Thulasi has so many different spellings to it. I prefer to spell it as the way I say it!
I remember when I was around 5 years old, I used to visit my grandparents, thatha (grand dad) and paati (granny). I have a vivid memory of this house that they stayed in. At that time they used to live in Mudikondan. Their house was that olden day brahmins styled house (agrahara veedu), almost a square or rectangle shape with an open in the centre and rooms were surrounding the open area in the middle, pillars give the border and the frame of the open area. There used to be a varandah outside the house, whereby my paati used to sit outside on a lazy wooden chair and read newspapers with her friends or play board games drawn by a white chalk on the ground, Tamarind seeds as pieces in the game and 2 golden dice (thayakattai). I remember my thatha was so against her socialising behaviour of a typical Indian house wife.
Coming back to the houses, the backyard (kolaippuram) contained the washrooms and bathing area with a well with borehole water. I remember the well was so deep and dark and I was too afraid to take a peep inside. It would cointain a bucket with a pulley system.
The house would look somewhat like this from the outside with the Varandah.
The open area in the middle with the rooms surrounding it. People used to wash their dishes and clothes in this area. I remember buying fireworks for Deepavali festival and lighting it in this area. I would love to invent a time machine just to go back to those ages. It was some magical moments.
The open area inside the house as seen above usually contains the Thulasi Maadam (Tulsi tree). We used to wake up early morning to the Supbrapatham (slokams-manthras) and the smell of Bru coffee. Bath in the well water. My paati used to boil hot water for me from a firewood stove outside. Bath me and dress me up.
We used to pray around this Thulasi tree and have breakfast and go to temple. She used to have 2 calves and a cow that she used to milk. This was my daily morning activity with my granny during my holidays. I used to get upset when I had to go back to the city for schooling. My holidays with my grandparents used to be fun. I have to mention this, my paati was a very hardworking lady and loving person whom I miss dearly. The above photo shows a Thulasi maadam and an old lady praying. This is how it was.
“The Tulasi Maadam as it is called is a sacred spot in the house where the Tulsi plant is kept in a rectangular pot like structure. The plant is considered sacred and is worshiped with pujas and rituals performed.
Ocimum tenuiflorum, Holy Basil (also tulsi, tulasī), is an aromatic plant in the family Lamiaceae which is native throughout the Old World tropics and widespread as a cultivated plant and an escaped weed.
Tulsi is cultivated for religious and medicinal purposes, and for its essential oil. It is widely known across South Asia as a medicinal plant and an herbal tea, commonly used in Ayurveda, and has an important role within the tradition of Hinduism, in which devotees perform worship involving tulsi plants or leaves.” – Wikipedia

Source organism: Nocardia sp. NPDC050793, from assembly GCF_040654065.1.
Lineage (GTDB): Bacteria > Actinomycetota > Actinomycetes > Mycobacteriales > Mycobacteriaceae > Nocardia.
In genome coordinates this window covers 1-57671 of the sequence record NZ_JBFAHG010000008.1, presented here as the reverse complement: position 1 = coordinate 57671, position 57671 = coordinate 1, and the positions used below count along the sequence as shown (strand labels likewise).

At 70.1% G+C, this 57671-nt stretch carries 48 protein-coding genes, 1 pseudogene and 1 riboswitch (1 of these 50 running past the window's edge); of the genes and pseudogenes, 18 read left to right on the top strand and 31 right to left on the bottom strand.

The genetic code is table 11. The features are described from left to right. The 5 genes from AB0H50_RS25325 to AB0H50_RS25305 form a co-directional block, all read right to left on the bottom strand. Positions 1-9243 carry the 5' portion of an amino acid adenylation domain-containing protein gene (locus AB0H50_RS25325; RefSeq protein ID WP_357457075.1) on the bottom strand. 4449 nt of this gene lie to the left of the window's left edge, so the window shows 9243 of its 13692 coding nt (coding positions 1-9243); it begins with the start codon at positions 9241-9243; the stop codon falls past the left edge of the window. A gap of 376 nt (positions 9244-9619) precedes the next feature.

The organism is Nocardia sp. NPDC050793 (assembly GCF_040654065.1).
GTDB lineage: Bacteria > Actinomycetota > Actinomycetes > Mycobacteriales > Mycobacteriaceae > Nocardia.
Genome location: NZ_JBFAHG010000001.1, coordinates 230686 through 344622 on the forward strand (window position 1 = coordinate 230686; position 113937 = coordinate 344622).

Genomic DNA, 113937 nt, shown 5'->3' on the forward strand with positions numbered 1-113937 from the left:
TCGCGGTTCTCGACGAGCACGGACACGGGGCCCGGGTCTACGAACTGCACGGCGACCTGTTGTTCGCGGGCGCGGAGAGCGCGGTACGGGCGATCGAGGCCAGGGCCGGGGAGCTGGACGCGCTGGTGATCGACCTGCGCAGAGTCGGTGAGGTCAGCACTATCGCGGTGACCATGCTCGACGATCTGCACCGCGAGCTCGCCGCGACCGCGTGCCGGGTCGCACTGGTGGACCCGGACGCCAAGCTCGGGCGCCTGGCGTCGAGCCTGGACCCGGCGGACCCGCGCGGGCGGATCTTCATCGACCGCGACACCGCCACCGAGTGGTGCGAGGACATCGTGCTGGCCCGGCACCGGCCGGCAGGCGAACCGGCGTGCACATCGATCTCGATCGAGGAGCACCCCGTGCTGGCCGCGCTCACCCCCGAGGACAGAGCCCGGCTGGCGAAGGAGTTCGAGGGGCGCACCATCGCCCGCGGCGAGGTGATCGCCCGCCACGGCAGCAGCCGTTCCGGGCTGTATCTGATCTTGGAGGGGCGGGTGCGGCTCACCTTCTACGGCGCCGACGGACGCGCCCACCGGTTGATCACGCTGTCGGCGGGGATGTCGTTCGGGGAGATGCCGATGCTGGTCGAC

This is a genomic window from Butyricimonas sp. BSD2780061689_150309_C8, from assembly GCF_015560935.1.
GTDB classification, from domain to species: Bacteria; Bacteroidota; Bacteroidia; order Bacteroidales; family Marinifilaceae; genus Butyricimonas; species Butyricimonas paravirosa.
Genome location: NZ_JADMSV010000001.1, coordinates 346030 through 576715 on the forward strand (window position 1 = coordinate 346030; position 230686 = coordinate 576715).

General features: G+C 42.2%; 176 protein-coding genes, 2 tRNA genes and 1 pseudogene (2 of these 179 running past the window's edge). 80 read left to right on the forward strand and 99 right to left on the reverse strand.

People used to pray two things in those days and even now.This practice looks very weird from the outside world. The cow and the Thulasi tree. The cow was prayed as it serves the purpose of a mother, giving milk and the Thulasi tree has medicinal values that the doctors of that age couldn’t cure with their chemical medicines. That is why Ayurvedam (herbal medication) is known to have one of the best medicinal value of all times.
I used to get sick just by standing in the rain for 2 minutes. My immune system was so weak then. My paati used to make Thulasi Kashaayam. Kashaayam is a mixture or syrup that will make you feel better as soon as you drink it and take a nap. Paati used to add honey to adjust to my taste. This drink is made up of herbs and spices mostly Thulasi and black pepper. My paati used to grind it with a amikkal (stone). They used 2 stones to grind the leaves to make it into a paste. In those days they never had the facilities of having a grinder or mixie. They wouldn’t even have electricity in the night time. They used paraffin lamps and candles.
You might ask what kind of medicinal values does this green leaf contain????
Extracts from Thulasi are used in traditional Ayurvedic medicines for common colds, headaches, stomach problems and even heart problems. Preparations of Thulasi are often made into a tea or a powder or even just eaten as fresh leaves along with ghee, clarified butter. It is known to control the diabetes, keep the air clean and it protects the house’s atmosphere.
Even though I live so far away from India, I still have a Thulasi tree in my backyard.